We found that E2F4 binding sites were highly enriched in bidirectional promoters, which is consistent with previously published data (31). Bidirectional promoters may be an efficient way to modulate gene expression where the same DNA element regulates two different downstream genes at the same time. Genome-wide studies of bidirectional promoters in several mammalian genomes have suggested that they are evolutionarily conserved and functionally related in certain categories like DNA repair (32,33). We also found that E2F4 can modulate most E2F family members, as well as its own cofactors. Comparing our E2F4 target genes with all known RBL1 and RBL2 targets revealed that almost all cofactor targets overlapped with E2F4 targets. A number of studies have shown that E2F promoter specificity is determined by its cofactors. For instance, E2F4-p130/RBL2 is a major complex in quiescent cells, whereas an E2F4-pRB or –p170/RBL1 complex is important in the G1 phase of the cell cycle, which suggests distinct roles of cofactors in different cell cycle stages (50,51). The facts that E2F4 binds and may directly regulate its cofactors and family members suggest the possibility of feedback loops where the activity of E2F4 can be potentiated. Motif analysis revealed that the canonical E2F4 motif was present in only 5% of the 16 246 E2F4 binding sites. This result implies the possibility that E2F4 uses other unknown motifs or is recruited to target promoters by the aid of other cofactors. De novo motif analysis using DRIM discovered five putative novel motifs. All motifs were found to be positioned near the peak of the ChIP-seq signal. As a corollary, this suggests that the peak position identified by our algorithm from ChIP-seq read data denotes the actual binding site of the protein. This level of resolution has not been achieved before in previous studies of E2F4 binding since they all used lower resolution tiling array approaches to identify binding sites.

Pathway analysis suggested that all E2F4 motifs were likely used to regulate the cell cycle pathway. Specifically, motif 1 (RTTYGAA) which was similar to a cell cycle repressor element, CHR (cell-cycle homology region; TTGAA) where E2F4/RB complexes were recruited (52,53), was highly enriched only among cell cycle pathway genes. Co-enrichment analysis identified several TFs that may co-regulate genes with E2F4. For example, many E2F4 targets such as E2F1, b-MYB and HSORC1 contain SP1 motifs near E2F binding sites (54); MYB and YY1 are known to be transcriptional partners of several E2F proteins (55–57); the constitutively expressed factor, NF-Y, binds to several cell cycle related E2F target promoters, and helps other regulatory proteins (PCAF and p300) gain access to target promoters to activate downstream genes (58).

E2F4 was classified as a repressor of cell proliferation because it binds to its target promoters involved in cell cycle progression in G0/G1 and represses them. Even though E2F4 was previously known as a repressor, some studies introduced the possibility that E2F4 may function as an activator by showing that it was able to trigger cell proliferation. In addition, overexpression of E2F4 in transgenic mice induced cell propagation in the basal layer of the epidermis (59,60). Our genome-wide identification of E2F4 binding targets and transient perturbation of E2F4 followed by gene expression profiling indicate that E2F4 can indeed function as either an activator or a repressor of transcription. In particular, cluster I, consisting of genes activated by E2F4 and DP-1, contains genes implicated in positive regulation of the cell cycle, suggesting that E2F4 may function as a cell cycle activator. Our data further revealed that E2F4 is capable of repressing the expression of several miRNAs such as the mir-17–92 cluster, mir-22, and let-7a, albeit by modest amounts. The mir-17–92 cluster, encoding six miRNAs, is known to be regulated by MYC, E2F1 and E2F3, and this regulation promotes cell proliferation (44,61,62). E2F4 may mediate its anti-proliferative role partly by repressing the mir-17-92 cluster. E2F4 is not only capable of repressing the expression of E2F1–E2F3, thus indirectly down-regulating the mir-17–92 cluster, but also binds to the mir-17–92 cluster promoter and directly regulates it, suggesting that it mediates a feedback loop for the regulation of the miR-17–92 cluster. Another miRNA target of E2F4, let-7a, is able to down-regulate the expression of MYC as well as trigger cell cycle arrest (45). Thus, E2F4 can not only regulate the expression of MYC directly (63), but also indirectly via let-7a, suggestive of another regulatory feedback loop. In summary, our genome-wide E2F4 target analysis reveals diverse functions of E2F4 and provides support for E2F4 functioning both as a long-range transcriptional regulators of mRNAs as well as a miRNA regulator, which allowed us to gain insights into understanding the versatile roles of this member of the E2F family.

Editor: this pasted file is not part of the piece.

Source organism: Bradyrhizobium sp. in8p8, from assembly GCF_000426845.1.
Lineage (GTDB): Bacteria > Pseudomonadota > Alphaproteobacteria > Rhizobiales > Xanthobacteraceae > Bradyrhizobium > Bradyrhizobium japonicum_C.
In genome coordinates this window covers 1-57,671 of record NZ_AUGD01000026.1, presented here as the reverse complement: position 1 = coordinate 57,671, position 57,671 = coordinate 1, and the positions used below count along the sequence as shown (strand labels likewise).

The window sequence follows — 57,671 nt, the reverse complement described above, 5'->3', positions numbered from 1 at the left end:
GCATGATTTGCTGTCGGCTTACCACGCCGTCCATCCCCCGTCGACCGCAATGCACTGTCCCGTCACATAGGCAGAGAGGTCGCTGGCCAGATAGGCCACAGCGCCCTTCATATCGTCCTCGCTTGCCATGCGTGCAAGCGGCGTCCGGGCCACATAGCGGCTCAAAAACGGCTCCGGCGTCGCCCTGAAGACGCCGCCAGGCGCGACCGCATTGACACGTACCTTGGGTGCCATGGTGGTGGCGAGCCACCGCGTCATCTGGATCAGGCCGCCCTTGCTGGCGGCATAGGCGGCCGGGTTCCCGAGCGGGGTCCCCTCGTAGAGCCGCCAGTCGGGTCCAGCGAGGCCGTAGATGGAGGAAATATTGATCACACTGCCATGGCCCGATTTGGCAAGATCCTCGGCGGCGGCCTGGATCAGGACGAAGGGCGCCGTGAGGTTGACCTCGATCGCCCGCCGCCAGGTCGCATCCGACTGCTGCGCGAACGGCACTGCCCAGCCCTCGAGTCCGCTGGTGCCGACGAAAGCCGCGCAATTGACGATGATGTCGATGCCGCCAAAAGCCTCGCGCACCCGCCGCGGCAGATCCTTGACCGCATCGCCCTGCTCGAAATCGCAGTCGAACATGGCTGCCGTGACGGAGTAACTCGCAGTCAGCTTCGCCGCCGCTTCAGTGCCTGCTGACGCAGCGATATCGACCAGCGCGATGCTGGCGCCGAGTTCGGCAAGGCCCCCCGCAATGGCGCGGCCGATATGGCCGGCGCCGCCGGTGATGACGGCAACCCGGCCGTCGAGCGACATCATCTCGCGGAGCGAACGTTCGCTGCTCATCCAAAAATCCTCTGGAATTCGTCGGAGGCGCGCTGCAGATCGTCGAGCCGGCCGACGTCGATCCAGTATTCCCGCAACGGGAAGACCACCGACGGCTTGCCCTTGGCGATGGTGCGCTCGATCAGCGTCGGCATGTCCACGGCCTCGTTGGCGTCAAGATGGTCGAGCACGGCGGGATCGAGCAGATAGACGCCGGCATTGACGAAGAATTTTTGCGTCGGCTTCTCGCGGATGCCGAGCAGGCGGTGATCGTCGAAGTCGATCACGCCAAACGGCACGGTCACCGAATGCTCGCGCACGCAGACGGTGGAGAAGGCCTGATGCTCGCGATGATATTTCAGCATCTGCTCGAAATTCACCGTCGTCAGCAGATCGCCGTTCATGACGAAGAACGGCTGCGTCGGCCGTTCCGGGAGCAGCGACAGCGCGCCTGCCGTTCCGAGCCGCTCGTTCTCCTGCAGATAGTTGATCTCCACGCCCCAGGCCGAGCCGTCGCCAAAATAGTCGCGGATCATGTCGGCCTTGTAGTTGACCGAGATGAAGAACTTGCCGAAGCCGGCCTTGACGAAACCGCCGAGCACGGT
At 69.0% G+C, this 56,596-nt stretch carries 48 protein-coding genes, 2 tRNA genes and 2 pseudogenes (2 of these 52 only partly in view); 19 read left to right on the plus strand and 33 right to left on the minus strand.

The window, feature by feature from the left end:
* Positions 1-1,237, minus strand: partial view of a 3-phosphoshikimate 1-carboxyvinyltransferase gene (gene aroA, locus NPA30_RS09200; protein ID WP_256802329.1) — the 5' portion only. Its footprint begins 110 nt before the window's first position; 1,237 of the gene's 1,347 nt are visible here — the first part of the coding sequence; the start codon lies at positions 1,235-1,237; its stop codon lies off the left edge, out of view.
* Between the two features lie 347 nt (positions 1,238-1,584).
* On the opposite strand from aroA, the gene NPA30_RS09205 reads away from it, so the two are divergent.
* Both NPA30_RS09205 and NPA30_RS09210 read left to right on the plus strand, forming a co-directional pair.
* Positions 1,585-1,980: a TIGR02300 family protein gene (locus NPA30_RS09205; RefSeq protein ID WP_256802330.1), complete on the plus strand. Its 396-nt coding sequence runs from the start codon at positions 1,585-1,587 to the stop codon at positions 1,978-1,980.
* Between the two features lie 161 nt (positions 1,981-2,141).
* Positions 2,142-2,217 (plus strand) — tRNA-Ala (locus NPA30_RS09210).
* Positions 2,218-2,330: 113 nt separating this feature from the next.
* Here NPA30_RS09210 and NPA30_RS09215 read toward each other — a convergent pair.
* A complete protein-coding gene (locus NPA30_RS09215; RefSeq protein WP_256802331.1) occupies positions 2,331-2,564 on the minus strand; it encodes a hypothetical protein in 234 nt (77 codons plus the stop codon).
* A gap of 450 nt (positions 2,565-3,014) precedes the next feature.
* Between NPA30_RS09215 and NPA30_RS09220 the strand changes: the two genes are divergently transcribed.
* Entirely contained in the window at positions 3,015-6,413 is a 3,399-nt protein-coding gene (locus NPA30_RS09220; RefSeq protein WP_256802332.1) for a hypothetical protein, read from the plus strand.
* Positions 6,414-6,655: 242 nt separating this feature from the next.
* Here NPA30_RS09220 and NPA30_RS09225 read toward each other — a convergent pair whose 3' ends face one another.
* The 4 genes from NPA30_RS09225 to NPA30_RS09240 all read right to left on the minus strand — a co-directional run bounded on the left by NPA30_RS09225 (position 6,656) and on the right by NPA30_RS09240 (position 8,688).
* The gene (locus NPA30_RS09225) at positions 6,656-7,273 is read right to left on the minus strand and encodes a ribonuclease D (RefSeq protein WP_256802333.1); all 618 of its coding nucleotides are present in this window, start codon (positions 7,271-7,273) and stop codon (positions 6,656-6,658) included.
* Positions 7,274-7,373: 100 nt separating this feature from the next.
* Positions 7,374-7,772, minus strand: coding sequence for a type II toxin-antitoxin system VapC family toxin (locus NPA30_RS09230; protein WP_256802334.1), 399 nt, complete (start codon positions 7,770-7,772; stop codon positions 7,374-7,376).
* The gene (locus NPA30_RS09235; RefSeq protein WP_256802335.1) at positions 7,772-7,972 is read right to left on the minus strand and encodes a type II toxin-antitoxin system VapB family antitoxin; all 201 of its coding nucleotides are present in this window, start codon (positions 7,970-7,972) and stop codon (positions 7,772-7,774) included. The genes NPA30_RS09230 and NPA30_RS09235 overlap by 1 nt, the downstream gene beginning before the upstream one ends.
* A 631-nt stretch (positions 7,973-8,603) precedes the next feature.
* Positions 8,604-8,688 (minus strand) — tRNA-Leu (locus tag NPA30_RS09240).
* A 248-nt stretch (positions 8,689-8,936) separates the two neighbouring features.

Supplementary data are available at NAR Online.


National Institutes of Health (R01 CA130075 to V.R.I.). Funding for open access charge: NIH.

Conflict of interest statement. None declared.

Supplementary Material

Supplementary Data:


We thank M. Hirst and Y. Zhao at the BCGSC, Vancouver, BC for Illumina sequencing.